The apparent contradictions of Umberto Boccioni: extremely personal – and somewhat irreverent – considerations  on the life and work of one of the giants of Italian Futurism.


The municipality of Milan marks the centenary of the death of Umberto Boccioni with an exhibition at Palazzo Reale.

Over recent years much has been written about this artist, augmenting his fame and bringing to light numerous aspects of his private life and his role in the most significant artistic current of the twentieth century: Futurism.

Perhaps for this very reason another article commenting the exhibition, or yet another critique of Futurism could be considered superfluous: just about everything that can be has already been written and explained by experts far better prepared than yours truly …

All I can really do is offer a sincere account of the emotions that Boccioni has always aroused in me, a few “words in freedom” about he, for me more than any other, who incarnated the contradiction present in every artist, between their proclaimed ideals and the real content of their works and lives.

Perhaps more than his companions in art, Umberto Boccioni was the paradigm of the complete artist: academic, graphic artist, painter and sculptor. Art impregnated his entire existence and threw those of many of his contemporaries into confusion, in a period of intense contrasting energies, in a Europe in constant turmoil.

In the end, Boccioni was fortunate enough to die at the beginning of one of the conflicts that according to the futurists should have represented the “world’s only hygiene” (art. 9 of the Futurist Manifesto – 20 February 1909).

In effect, by staying alive he would most probably have had the chance to give the world other masterpieces, but he would have had to come to terms with the evidence that war has never been the “hygienic” solution to any problem.

And thus, “death in war”, the glorious epilogue of an existence in total coherence with his ideals, is the first of Umberto Boccioni’s many contradictions.

LEFT: Umberto Boccioni, Carica di lanceri, 1915 – Tempera, vernice, collage su carta intelata, 334 × 503 mm / Milano, Museo del Novecento, Collezione Jucker //  RIGHT: Umberto Boccioni, Elasticità, 1912 – Olio su tela, 100×100 cm / Milano, Museo del Novecento, Collezione Jucker

No glorious end in battle for him … Boccioni didn’t even live to see the war.

Indeed he died most unluckily while training: a mere riding accident (another symbol of speed – protagonist in many of his paintings). What’s more, the cause of the fall wasn’t caused by a steed launched at full gallop, but a horse practically standing still: the artist fell just after passing a level crossing!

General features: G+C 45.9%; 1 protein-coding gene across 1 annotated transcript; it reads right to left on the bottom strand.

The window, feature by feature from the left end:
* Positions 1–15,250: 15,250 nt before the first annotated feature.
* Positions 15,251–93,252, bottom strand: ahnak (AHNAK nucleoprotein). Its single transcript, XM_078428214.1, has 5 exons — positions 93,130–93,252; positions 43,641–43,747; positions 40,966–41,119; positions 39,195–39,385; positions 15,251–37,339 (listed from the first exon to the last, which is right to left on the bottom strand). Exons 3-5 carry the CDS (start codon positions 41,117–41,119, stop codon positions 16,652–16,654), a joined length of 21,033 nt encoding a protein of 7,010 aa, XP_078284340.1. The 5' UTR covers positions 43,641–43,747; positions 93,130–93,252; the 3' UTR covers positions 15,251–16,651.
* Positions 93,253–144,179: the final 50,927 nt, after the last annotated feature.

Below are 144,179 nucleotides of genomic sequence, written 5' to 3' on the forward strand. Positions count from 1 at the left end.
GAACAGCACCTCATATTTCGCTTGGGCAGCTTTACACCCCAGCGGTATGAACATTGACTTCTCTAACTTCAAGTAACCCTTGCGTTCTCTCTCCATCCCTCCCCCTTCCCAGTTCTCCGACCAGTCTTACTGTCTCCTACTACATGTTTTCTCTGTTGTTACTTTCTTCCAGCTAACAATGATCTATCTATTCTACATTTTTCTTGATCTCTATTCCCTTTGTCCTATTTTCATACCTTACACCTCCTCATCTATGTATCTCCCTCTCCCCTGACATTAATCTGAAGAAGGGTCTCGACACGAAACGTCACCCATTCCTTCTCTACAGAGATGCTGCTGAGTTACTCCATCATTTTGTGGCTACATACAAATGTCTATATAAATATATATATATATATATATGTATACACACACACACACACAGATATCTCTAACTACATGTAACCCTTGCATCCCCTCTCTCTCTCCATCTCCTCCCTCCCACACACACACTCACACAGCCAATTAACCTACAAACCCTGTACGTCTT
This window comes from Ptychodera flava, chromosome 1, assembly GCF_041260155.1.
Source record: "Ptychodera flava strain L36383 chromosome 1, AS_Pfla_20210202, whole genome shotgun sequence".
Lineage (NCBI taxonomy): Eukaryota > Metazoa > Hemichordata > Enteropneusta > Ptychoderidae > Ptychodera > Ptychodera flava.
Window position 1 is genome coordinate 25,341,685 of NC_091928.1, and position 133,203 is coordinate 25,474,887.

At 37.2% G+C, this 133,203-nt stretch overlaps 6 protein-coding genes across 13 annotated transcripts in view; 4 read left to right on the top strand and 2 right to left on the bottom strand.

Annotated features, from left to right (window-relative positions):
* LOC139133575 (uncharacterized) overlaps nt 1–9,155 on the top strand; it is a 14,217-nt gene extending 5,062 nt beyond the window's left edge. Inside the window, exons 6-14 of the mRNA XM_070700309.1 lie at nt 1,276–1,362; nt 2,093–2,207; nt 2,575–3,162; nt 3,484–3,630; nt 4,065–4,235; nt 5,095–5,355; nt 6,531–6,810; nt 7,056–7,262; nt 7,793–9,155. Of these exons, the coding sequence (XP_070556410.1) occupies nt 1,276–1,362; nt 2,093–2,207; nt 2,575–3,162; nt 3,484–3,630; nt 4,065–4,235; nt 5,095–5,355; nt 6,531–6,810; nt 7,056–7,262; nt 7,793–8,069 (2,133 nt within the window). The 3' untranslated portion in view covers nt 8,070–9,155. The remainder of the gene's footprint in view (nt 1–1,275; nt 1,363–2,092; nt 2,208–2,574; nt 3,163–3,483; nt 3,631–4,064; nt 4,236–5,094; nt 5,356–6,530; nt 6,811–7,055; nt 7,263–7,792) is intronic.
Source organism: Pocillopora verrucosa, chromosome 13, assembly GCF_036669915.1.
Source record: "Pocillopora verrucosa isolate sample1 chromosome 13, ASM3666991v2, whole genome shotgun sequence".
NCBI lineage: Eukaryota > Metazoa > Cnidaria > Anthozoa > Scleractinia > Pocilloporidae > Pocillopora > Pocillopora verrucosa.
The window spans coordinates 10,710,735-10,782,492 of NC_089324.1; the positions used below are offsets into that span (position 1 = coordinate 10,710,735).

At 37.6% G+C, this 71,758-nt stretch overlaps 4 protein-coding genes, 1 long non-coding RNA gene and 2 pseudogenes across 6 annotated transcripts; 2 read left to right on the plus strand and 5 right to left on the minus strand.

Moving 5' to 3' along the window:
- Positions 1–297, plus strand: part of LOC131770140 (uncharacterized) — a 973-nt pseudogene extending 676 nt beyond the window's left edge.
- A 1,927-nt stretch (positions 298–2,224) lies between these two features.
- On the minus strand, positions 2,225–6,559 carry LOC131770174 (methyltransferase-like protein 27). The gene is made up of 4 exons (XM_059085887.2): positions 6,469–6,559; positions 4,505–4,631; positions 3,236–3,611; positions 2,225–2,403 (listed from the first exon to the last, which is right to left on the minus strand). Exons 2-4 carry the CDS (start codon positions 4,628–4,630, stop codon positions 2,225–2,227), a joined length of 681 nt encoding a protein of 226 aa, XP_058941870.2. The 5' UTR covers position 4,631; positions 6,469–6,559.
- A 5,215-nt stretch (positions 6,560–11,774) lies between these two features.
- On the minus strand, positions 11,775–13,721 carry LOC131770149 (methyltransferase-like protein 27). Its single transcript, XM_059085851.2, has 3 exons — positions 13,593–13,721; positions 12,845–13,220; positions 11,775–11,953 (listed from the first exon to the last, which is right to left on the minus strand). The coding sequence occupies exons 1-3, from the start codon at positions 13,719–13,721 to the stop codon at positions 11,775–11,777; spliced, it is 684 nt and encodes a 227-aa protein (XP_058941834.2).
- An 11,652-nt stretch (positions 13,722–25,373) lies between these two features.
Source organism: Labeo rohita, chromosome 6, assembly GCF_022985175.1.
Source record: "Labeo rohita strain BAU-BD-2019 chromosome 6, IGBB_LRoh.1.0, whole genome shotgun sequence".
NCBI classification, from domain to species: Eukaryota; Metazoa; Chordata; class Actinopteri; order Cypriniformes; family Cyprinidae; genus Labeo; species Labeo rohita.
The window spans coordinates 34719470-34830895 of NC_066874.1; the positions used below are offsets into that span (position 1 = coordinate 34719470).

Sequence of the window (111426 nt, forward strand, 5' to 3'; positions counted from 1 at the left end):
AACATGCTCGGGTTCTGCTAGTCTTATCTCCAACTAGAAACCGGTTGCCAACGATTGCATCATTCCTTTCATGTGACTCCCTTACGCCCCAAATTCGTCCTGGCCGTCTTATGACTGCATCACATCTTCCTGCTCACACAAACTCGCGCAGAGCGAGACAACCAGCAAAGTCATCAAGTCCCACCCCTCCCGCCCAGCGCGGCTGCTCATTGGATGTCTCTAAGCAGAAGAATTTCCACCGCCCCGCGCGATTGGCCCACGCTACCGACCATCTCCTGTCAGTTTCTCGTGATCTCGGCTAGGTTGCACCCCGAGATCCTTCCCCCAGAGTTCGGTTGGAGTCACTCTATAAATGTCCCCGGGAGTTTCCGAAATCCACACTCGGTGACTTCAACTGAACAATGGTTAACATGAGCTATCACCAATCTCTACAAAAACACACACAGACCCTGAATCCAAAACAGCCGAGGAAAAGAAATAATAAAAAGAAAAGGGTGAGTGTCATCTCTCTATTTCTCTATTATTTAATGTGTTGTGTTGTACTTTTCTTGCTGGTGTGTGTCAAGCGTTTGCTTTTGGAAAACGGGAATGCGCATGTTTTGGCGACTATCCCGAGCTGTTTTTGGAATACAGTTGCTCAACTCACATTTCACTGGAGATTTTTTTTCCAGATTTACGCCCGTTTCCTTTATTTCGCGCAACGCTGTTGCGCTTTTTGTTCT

This precise episode – bitter and ironic at the same time – whetted my spirit of observation, making me notice many other contradictions present in the artist, both artistic and otherwise.



The conclusion of the aforementioned Manifesto’s article 9 speaks explicitly of “scorn for women”. Boccioni had portrayed women since his very first works: his mother, his friend Ines (at a sewing machine, how banal!)… and did so with a tender, loving, sentimental approach. Technical research into lines in motion, waves, the wind in the hair, highlights the turbulent thoughts of those young women, the bitter reflections of those age-old preoccupations for their sons at war. It doesn’t matter that the illustrative detail is swept away by the impetuous, rapid stroke of the brush … Boccioni is a blatantly sensitive person, sincerely involved by his feelings for the women in this life.

LEFT: Umberto Boccioni, Studio di testa (La madre; Dimensioni astratte), 1912 – Olio e tempera su tela, 60 × 60 cm / Milano, Museo del Novecento // RIGHT: Umberto Boccioni, Romanzo di una cucitrice, 1908 – Olio su tela, 150 x 170 cm / Parma, Collezioni Barilla di Arte Moderna



Speed, speed, speed!!! The word is shouted, screamed by the futurists whenever they can! But the reality of painting teaches us that the studio of a work takes time: observation, conception, sketches… Throughout the exhibition we stand in admiration before sketches of landscapes, and in the artist’s diaries we read that he spent three hours, standing, to draw just a few lines on a sheet no bigger than a postcard.



The futurists’ attack of the classics is frontal.

On the contrary, in Boccioni’s diaries we read words of great admiration for the past masters. The concept of pictorial perfection was an obsession for him. He saw Giambellino’s “La Pietà” and wrote: “I saw a picture that made my eyes become moist. It’s sheer perfection. An artist dream can go no further. It has everything. It is terrifying.” Then once again that irony of life pops up imperturbable: a century on from his death, how would Boccioni have reacted to hearing himself defined as a “classic”?

LEFT: Giambellino, Pietà, 1470 – Tempera su tavola, 86×107 cm / Milano,  Pinacoteca di Brera // RIGHT: Umberto Boccioni, Antigrazioso, 1912-1913 – Olio su tela, 80 x 80 cm / Torino, Fondazione F.C. per l’Arte



“We want to destroy the museums!”  (Futurist Manifesto, article 10).

Fortunately they didn’t succeed and today, precisely in the museums he purported to destroy, we can admire all of his magnificent works!

LEFT: Umberto Boccioni, Figura, 1915 – matita nera, inchiostro nero a penna e pennello, acquerello, tempera e collage su carta, 562 × 390 mm / Milano, Civico Gabinetto dei Disegni del Castello Sforzesco // RIGHT: Umberto Boccioni, Unique forms of continuity in space, 1915


To conclude this mosaic of thoughts, expressed perhaps a little irreverently, I’d like for offer a few of my notes, decidedly more serious and respectful, on his most representative and undoubtedly coherent sculpted works: “Unique forms of continuity in space” (1913).